NCLB battle gains statewide support
At the bottom of the article, we see how the Feds use the work of Harvard professors Paul E. Peterson and Martin R. West.
Many Connecticut educators and educational organizations have supported Attorney General Richard Blumenthal’s plans to sue the federal government over the No Child Left Behind Act, claiming that the act places an unnecessary burden on the state, but some say the lawsuit is counterproductive.
Blumenthal announced Tuesday that he will file a lawsuit charging that the No Child Left Be-hind Act essentially burdens Connecticut sch-ools with an unfunded mandate that will cost the state millions of dollars to pay for annual testing.
"The law specifically forbids requirements such as annual testing if they’re not fully funded by the federal government," Blumenthal told The Herald Press. "We already test every other year. Re-quiring annual tests is illogical, but requiring them without funding is illegal."
Connecticut educators are largely in agreement that Connecticut can already adequately gauge its school system through alternate year testing.
Connecticut currently requires mastery tests in grades four, six and eight, and requires a CAPT test in grade 10. No Child Left Behind would require annual testing in grades three to eight.
Connecticut Commissioner of Education Betty J. Sternberg issued a statement in support of Blumenthal, saying that the additional tests required by the act "would tell us little more than we already know about our students."
Southington Superintendent of Schools Harvey B. Polansky said he would be in support of any method that might improve the law.
"I think the goal of every student in this state is universal literacy," he said, "however the way No Child Left Behind calculates and designates schools is capricious and a detriment to school systems across America."
The U.S. Department of Education responded to Blumenthal’s action.
"It is very disappointing that officials in Connecticut are spending their time hiring lawyers while Connecticut’s students are suffering from one of the largest achievement gaps in the nation," according to the state’s own mastery test results.
Connecticut politicians who have said there are problems with No Child Left Behind have stopped short of supporting Blumenthal’s lawsuit.
U.S. Rep. Robert Simmons R-2, has been working with U.S. Sen. Chris Dodd D-Conn., and U.S. Rep. Rosa DeLauro, D-3, to improve the law through legislation, which would be more constructive than a legal challenge, according to his Chief of Staff Todd Mitchell.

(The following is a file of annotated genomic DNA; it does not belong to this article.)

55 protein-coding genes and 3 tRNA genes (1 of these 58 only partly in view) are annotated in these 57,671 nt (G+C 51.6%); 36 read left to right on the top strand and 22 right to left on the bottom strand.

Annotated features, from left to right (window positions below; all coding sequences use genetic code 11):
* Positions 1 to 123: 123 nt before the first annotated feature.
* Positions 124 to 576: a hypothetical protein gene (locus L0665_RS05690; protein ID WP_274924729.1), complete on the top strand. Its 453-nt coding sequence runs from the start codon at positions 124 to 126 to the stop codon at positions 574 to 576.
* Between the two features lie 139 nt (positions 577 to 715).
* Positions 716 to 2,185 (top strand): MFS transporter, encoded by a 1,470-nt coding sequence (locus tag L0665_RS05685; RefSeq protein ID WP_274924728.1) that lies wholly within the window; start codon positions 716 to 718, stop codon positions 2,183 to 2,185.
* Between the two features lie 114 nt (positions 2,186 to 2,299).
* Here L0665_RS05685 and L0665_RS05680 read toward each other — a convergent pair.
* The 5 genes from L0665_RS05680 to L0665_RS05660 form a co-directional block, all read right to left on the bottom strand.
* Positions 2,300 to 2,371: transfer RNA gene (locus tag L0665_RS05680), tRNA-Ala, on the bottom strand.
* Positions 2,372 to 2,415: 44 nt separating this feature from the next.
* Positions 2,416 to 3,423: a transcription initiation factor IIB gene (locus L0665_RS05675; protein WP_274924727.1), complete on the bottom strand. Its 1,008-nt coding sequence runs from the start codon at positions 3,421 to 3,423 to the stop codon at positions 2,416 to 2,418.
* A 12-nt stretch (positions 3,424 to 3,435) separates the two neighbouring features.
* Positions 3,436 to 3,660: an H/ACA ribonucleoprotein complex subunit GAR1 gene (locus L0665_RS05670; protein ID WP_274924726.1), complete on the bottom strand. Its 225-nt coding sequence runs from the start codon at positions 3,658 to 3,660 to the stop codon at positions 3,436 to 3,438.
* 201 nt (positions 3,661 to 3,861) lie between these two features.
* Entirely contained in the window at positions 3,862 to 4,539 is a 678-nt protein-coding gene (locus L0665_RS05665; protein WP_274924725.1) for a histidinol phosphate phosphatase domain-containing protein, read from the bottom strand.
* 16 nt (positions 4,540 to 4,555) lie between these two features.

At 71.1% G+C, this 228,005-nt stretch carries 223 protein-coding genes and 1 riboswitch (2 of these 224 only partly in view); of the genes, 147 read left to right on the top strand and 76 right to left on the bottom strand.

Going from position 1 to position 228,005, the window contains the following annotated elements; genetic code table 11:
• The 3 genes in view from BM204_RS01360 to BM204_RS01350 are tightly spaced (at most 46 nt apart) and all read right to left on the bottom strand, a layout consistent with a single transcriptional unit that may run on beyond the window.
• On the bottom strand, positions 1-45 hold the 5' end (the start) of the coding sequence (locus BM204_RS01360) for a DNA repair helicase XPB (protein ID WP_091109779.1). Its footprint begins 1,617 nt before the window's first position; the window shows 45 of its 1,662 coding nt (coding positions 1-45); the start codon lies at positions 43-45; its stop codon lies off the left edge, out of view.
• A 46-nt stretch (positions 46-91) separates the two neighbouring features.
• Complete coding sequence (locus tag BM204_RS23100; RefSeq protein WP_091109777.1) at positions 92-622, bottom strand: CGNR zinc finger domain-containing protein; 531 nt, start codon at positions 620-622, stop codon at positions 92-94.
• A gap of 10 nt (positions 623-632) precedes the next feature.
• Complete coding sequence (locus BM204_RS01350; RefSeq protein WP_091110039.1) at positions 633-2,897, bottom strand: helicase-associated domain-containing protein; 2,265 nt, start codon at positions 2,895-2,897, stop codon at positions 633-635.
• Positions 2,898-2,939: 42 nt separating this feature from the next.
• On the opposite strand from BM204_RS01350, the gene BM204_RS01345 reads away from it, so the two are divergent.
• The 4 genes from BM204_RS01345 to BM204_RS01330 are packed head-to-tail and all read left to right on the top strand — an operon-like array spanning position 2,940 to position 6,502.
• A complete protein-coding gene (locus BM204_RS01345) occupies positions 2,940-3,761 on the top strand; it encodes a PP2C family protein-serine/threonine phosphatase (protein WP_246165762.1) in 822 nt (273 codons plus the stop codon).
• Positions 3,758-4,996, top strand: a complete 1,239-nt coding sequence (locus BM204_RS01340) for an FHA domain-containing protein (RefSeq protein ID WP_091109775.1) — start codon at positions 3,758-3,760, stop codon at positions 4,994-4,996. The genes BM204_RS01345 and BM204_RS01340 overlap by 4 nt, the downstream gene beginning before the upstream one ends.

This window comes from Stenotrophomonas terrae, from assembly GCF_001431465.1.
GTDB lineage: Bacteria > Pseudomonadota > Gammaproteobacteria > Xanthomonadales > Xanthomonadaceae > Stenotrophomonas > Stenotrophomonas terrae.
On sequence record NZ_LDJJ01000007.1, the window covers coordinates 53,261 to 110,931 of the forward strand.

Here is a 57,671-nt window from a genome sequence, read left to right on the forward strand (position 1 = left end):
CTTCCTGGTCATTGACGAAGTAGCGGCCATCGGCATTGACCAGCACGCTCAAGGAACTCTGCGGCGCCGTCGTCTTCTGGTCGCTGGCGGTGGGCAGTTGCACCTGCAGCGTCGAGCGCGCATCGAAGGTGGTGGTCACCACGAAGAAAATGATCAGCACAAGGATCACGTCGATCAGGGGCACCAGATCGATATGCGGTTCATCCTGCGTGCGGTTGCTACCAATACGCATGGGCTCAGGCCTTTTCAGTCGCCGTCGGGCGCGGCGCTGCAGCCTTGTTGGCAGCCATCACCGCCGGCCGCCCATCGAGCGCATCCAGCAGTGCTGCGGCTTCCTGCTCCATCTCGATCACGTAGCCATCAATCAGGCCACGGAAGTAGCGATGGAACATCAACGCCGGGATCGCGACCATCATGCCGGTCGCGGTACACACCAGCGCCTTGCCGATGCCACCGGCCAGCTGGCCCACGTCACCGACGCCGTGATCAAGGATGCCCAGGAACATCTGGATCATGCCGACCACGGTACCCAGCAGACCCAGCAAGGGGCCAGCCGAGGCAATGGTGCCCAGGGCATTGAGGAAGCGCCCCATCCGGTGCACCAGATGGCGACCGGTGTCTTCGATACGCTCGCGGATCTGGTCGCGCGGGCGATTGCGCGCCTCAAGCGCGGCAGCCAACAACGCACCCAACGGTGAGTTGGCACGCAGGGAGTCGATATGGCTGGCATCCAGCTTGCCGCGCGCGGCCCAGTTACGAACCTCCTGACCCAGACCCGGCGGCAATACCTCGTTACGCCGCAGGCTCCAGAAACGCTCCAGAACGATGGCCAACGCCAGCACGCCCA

"We’re coming at it at a different angle (than Blumenthal)," Mitchell said. "We’re working with the Department of Education rather than suing it."
The day after Blumenthal made his announcement, Dodd announced that he reintroduced an initiative that would give states greater flexibility to comply with the act. The announcement also claimed the Bush Administration under funded No Child Left Behind by $12 billion dollars in the fiscal year of 2006.
Connecticut Republican Chairman William A. Hamzy called Blumenthal’s planned actions "false attacks," in a written statement.
"President (George W.) Bush has increased education funding more in four years than any other president, devoted more funding to education than any president since Lyndon Johnson, and has called for accountability and results in every American classroom," the statement says.
While Sternberg asked that Connecticut be allowed to satisfy testing requirements with alter-nate year testing, U.S. Secretary of Education Margaret Spellings remains adamant that annual testing is a necessity.
In a March 20 opinion piece published in a state newspaper, Spellings blasted Sternberg’s re-quest, saying that alternate testing would not allow schools to catch problems and locate achieve-ment gaps.
Immediately after Blumenthal’s announcement on Tuesday, Spellings issued a release that de-lineated a "common sense approach" to No Child Left Behind that she said would give states more flexibility.
Part of the new approach would allow states to use modified tests for students with cognitive disabilities for up to two percent of the school population.
One hotly debated issue on No Child Left Behind is that it requires special education students to take the same tests that everyone else takes
Kevin Daly, president of the Connecticut Parent Teacher Association, said that about 12 per-cent of the Connecticut’s students are in special education, and about half of those have cognitive disabilities.
The law only allows for a small percentage of special education students to be given alternate tests; the rest must take the test assigned to their grade level. This was one item Sternberg re-quested to be waived by the Department of Education.
Robert Rader, executive director of the Connecticut Association of Boards of Education, said state educators are distressed at what they say is inflexibility on the part of the federal govern-ment.
"Not only is it a problem of how many tests are given," he said, "but the tests drive the curricu-lum."
The U.S. Department of Education maintains that such across the board testing allows educa-tors to find achievement gaps.
The department also refers to a study by Harvard professors Paul E. Peterson and Martin R. West that claims No Child Left Behind represents costs that are no more than on fifth of a percent of total education expenses.
Sternberg, however, released a study this week that suggests the act will cost millions for each municipality in Connecticut to implement, in addition to the expected $8 million cost for the state to implement the law.
George Moore can be reached at firstname.lastname@example.org or by calling (860) 225-4601, Ext. 225.
The Herald Press
INDEX OF NCLB OUTRAGES